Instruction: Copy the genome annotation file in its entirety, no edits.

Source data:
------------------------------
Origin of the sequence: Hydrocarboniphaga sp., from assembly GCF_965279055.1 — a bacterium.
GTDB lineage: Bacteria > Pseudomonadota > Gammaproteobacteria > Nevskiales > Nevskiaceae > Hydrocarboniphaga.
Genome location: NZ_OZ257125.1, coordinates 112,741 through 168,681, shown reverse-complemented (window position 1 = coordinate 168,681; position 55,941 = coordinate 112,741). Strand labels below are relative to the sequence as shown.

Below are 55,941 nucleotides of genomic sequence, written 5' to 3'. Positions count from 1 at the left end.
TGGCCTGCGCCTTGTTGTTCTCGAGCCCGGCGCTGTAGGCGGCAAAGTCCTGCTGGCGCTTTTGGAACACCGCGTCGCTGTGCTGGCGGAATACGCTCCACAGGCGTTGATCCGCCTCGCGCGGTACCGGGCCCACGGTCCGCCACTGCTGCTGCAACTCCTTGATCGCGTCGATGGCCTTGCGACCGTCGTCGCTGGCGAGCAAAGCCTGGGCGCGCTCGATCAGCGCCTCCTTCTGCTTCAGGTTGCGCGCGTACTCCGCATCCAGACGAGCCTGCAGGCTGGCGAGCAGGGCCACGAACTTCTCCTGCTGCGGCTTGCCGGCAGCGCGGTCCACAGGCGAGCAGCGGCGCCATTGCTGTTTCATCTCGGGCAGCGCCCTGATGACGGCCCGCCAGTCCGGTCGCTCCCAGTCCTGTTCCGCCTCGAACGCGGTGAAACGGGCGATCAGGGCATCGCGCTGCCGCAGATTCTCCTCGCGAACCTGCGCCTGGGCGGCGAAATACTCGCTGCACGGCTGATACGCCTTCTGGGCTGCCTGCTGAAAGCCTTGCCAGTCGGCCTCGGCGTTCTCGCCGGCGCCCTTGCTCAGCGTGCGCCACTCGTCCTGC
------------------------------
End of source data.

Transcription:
Origin of the sequence: Hydrocarboniphaga sp., from assembly GCF_965279055.1 — a bacterium.
GTDB lineage: Bacteria > Pseudomonadota > Gammaproteobacteria > Nevskiales > Nevskiaceae > Hydrocarboniphaga.
Genome location: NZ_OZ257125.1, coordinates 112,741 through 168,681, shown reverse-complemented (window position 1 = coordinate 168,681; position 55,941 = coordinate 112,741). Strand labels below are relative to the sequence as shown.

Below are 55,941 nucleotides of genomic sequence, written 5' to 3'. Positions count from 1 at the left end.
TGGCCTGCGCCTTGTTGTTCTCGAGCCCGGCGCTGTAGGCGGCAAAGTCCTGCTGGCGCTTTTGGAACACCGCGTCGCTGTGCTGGCGGAATACGCTCCACAGGCGTTGATCCGCCTCGCGCGGTACCGGGCCCACGGTCCGCCACTGCTGCTGCAACTCCTTGATCGCGTCGATGGCCTTGCGACCGTCGTCGCTGGCGAGCAAAGCCTGGGCGCGCTCGATCAGCGCCTCCTTCTGCTTCAGGTTGCGCGCGTACTCCGCATCCAGACGAGCCTGCAGGCTGGCGAGCAGGGCCACGAACTTCTCCTGCTGCGGCTTGCCGGCAGCGCGGTCCACAGGCGAGCAGCGGCGCCATTGCTGTTTCATCTCGGGCAGCGCCCTGATGACGGCCCGCCAGTCCGGTCGCTCCCAGTCCTGTTCCGCCTCGAACGCGGTGAAACGGGCGATCAGGGCATCGCGCTGCCGCAGATTCTCCTCGCGAACCTGCGCCTGGGCGGCGAAATACTCGCTGCACGGCTGATACGCCTTCTGGGCTGCCTGCTGAAAGCCTTGCCAGTCGGCCTCGGCGTTCTCGCCGGCGCCCTTGCTCAGCGTGCGCCACTCGTCCTGC